FORT WAYNE — The United Way of Allen County got a big boost to its community campaign Monday with a $1.12 million grant from the Robert Goldstine Foundation.
The grant will be used as a matching source for donations of at least $1,000 and will be spread out over the next five years, said Jeff Miller, United Way’s campaign chairman.
“This is a great example of what an individual can do to make a difference,” Miller said.
The campaign goal between now and April is to raise $5.4 million, which is about 6 percent above what was raised last year, Miller said.
Not only new donations of $1,000 or more will be matched dollar for dollar, Miller said, but renewed donations of the same value also will be matched.
Robert Goldstine was a longtime Realtor and land developer in Allen County, serving as chairman of Joe Goldstine & Son Inc., a real estate company founded by his grandfather.
The company is now part of BND Commercial Real Estate.
Goldstine served on a number of boards and is probably best known for his fight to save Embassy Theatre from demolition in the 1970s.
The Robert Goldstine Foundation was formed after Goldstein died in 2001.
The grant will average about $225,000 a year and guarantees a minimum of $75,000 and a maximum of $375,000 a year over the next five years, based on new or increased donations.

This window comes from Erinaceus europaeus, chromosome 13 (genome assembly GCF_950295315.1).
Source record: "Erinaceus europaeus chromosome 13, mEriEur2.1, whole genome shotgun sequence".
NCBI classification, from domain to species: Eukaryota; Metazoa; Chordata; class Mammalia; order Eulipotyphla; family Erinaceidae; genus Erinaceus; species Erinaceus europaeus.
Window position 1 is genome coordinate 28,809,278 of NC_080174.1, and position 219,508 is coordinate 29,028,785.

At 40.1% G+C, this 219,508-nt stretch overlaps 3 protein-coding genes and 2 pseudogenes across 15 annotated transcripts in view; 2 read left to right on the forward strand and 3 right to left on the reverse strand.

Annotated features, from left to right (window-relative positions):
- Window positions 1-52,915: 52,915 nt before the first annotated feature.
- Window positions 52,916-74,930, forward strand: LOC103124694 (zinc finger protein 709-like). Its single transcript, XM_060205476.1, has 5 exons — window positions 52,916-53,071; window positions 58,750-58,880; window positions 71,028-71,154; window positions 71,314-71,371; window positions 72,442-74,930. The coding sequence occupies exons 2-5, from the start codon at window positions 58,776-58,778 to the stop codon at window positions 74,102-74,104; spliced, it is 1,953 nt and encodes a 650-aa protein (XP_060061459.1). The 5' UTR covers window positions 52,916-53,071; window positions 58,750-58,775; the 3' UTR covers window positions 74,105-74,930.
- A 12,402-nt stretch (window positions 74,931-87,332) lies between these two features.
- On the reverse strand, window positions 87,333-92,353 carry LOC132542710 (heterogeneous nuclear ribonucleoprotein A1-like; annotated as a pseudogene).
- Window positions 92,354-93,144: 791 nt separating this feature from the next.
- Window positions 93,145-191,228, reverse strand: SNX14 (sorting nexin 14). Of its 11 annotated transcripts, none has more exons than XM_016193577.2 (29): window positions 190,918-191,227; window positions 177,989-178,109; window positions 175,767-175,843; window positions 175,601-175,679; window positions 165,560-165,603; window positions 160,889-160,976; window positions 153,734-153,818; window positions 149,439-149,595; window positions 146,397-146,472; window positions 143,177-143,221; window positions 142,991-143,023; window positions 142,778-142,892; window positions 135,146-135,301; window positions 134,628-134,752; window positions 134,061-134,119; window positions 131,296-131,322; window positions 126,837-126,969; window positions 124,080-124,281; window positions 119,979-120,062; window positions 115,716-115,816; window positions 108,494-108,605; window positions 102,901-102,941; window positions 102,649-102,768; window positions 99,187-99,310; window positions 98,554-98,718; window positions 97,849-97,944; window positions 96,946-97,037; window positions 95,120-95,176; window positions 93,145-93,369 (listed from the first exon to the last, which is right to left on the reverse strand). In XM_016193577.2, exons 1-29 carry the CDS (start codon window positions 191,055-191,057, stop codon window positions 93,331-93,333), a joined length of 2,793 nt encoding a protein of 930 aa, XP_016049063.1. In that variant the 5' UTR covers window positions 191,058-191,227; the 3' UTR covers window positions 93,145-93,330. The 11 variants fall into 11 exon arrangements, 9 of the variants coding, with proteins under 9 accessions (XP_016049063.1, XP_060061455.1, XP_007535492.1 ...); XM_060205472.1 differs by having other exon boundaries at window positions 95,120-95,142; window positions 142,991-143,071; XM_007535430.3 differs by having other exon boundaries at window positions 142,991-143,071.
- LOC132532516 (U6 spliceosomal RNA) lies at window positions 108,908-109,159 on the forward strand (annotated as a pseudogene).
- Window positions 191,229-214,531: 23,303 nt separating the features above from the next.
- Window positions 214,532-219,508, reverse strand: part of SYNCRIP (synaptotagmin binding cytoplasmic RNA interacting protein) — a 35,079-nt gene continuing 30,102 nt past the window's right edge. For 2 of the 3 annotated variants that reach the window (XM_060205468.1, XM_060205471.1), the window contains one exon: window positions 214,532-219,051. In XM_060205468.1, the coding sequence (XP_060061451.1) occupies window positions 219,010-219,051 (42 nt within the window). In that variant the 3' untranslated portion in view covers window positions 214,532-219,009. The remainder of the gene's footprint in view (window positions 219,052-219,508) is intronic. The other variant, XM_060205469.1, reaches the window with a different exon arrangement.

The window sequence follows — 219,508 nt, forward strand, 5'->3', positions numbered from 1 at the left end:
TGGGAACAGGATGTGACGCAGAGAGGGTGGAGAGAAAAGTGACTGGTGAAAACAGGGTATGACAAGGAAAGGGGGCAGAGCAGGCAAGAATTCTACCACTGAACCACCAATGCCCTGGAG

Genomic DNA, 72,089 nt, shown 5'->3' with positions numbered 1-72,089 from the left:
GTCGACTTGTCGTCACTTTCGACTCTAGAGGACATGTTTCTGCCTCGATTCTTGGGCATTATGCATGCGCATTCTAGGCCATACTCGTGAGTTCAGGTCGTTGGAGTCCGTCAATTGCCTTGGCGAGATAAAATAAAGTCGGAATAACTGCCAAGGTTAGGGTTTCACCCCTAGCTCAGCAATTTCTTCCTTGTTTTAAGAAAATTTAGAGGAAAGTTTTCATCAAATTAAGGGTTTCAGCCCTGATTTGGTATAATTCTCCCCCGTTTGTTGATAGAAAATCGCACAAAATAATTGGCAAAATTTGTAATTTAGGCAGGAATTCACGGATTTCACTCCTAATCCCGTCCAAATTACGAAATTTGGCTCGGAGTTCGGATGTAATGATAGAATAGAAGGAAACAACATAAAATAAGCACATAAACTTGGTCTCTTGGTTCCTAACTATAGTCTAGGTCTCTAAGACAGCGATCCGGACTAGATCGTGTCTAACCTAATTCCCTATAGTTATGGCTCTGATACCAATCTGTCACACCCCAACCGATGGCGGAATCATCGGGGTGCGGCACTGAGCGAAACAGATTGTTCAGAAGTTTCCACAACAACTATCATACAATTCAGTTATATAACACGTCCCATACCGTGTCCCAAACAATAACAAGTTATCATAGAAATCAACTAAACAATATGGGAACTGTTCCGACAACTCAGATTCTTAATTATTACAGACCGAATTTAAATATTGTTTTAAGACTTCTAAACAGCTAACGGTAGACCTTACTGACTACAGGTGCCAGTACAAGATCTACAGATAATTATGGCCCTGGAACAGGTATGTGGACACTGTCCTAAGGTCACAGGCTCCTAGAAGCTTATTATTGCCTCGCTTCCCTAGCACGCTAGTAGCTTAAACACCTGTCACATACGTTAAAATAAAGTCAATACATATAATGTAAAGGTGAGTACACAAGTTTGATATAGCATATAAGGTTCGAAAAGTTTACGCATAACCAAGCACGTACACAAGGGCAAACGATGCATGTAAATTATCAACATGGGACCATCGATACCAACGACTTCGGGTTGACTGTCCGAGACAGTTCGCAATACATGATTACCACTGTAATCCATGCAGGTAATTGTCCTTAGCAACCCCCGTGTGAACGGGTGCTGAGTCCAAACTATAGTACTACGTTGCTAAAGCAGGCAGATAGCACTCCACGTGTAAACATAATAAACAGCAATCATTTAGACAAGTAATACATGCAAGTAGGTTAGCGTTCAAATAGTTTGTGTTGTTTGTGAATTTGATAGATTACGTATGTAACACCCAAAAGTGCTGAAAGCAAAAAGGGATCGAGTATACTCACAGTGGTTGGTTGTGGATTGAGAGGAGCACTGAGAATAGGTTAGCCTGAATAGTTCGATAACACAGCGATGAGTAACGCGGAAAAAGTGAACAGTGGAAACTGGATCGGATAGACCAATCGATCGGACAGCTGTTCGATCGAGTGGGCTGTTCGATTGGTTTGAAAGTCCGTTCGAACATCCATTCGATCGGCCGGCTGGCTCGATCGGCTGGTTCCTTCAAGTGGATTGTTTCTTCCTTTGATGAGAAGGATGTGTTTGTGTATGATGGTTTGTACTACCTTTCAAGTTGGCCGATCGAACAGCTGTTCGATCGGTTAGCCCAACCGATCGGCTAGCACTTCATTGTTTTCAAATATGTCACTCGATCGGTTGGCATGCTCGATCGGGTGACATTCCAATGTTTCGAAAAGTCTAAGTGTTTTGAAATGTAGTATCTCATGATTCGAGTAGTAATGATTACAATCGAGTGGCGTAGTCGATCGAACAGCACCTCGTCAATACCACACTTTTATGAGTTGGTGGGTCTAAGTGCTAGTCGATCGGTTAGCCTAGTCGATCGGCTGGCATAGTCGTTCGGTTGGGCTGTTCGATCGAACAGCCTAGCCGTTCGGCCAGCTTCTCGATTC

An employee of BND who worked with Goldstine for years said United Way was one of Goldstine’s priority causes.
“Bob (Goldstine) was very concerned about United Way moving forward and getting financial support,” said Stephen Wesner, senior broker at BND Commercial and board president of the foundation.
“I was hired by Bob and his dad in 1961, and I knew him a long time,” Wesner said. “He never took credit for what he did. He was very giving and supportive of the United Way and investing in Allen County.”
Over the last decade, the Goldstine Foundation has contributed nearly $2 million to United Way, including last year’s campaign gift of $375,000.
United Way’s leadership gifts of $1,000 to $9,999 will now be recognized as the Robert Goldstine Leadership Society, joining two other leadership levels – the Beacon Society and the Tocqueville Society – for donations of more than $10,000.
Another grant from the Indiana Association of United Ways matches gifts of $1,000 or more in addition to the Robert Goldstine grant.
Donors now have a chance to leverage their gift with a “triple play” donation, said Chris Rouse, United Way’s director of resource development.
“If a person gives $20 a week for a year, that becomes $60 with the matching grants,” Rouse said.